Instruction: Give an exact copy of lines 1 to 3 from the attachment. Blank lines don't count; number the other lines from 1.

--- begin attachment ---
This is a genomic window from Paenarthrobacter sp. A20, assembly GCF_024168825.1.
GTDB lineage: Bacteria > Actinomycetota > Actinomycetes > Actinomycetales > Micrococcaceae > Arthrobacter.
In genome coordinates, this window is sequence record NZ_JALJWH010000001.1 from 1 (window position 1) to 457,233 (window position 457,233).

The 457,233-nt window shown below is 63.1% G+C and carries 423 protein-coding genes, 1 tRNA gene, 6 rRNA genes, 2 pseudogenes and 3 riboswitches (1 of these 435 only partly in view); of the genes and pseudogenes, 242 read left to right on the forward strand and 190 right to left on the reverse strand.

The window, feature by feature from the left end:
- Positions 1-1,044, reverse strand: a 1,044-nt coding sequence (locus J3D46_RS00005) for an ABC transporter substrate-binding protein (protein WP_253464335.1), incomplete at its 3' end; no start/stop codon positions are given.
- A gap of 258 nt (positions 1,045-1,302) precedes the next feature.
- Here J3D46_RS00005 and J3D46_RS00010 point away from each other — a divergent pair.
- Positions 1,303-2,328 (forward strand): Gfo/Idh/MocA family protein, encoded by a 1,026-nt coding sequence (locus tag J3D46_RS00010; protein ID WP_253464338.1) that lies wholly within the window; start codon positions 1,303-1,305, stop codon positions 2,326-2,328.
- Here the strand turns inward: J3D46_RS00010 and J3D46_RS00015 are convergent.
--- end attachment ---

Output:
This is a genomic window from Paenarthrobacter sp. A20, assembly GCF_024168825.1.
GTDB lineage: Bacteria > Actinomycetota > Actinomycetes > Actinomycetales > Micrococcaceae > Arthrobacter.
In genome coordinates, this window is sequence record NZ_JALJWH010000001.1 from 1 (window position 1) to 457,233 (window position 457,233).